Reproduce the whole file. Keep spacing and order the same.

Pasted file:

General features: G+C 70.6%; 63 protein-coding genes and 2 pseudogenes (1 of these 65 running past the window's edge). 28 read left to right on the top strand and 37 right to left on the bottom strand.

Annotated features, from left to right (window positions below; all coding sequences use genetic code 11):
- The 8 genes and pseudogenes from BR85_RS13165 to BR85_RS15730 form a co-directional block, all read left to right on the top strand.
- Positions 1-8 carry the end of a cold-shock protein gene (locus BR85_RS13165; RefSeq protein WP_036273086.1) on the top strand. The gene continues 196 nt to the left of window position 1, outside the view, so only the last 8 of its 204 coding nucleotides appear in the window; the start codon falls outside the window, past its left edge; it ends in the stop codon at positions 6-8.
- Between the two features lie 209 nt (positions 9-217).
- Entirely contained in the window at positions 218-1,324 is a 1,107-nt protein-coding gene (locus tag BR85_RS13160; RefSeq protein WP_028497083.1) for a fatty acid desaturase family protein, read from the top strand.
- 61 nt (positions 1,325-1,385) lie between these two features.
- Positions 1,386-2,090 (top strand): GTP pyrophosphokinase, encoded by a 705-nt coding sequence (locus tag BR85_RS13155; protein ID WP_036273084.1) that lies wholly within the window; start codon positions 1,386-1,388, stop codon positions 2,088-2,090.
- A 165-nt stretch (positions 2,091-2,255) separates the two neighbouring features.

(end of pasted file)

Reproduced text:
General features: G+C 70.6%; 63 protein-coding genes and 2 pseudogenes (1 of these 65 running past the window's edge). 28 read left to right on the top strand and 37 right to left on the bottom strand.

Annotated features, from left to right (window positions below; all coding sequences use genetic code 11):
- The 8 genes and pseudogenes from BR85_RS13165 to BR85_RS15730 form a co-directional block, all read left to right on the top strand.
- Positions 1-8 carry the end of a cold-shock protein gene (locus BR85_RS13165; RefSeq protein WP_036273086.1) on the top strand. The gene continues 196 nt to the left of window position 1, outside the view, so only the last 8 of its 204 coding nucleotides appear in the window; the start codon falls outside the window, past its left edge; it ends in the stop codon at positions 6-8.
- Between the two features lie 209 nt (positions 9-217).
- Entirely contained in the window at positions 218-1,324 is a 1,107-nt protein-coding gene (locus tag BR85_RS13160; RefSeq protein WP_028497083.1) for a fatty acid desaturase family protein, read from the top strand.
- 61 nt (positions 1,325-1,385) lie between these two features.
- Positions 1,386-2,090 (top strand): GTP pyrophosphokinase, encoded by a 705-nt coding sequence (locus tag BR85_RS13155; protein ID WP_036273084.1) that lies wholly within the window; start codon positions 1,386-1,388, stop codon positions 2,088-2,090.
- A 165-nt stretch (positions 2,091-2,255) separates the two neighbouring features.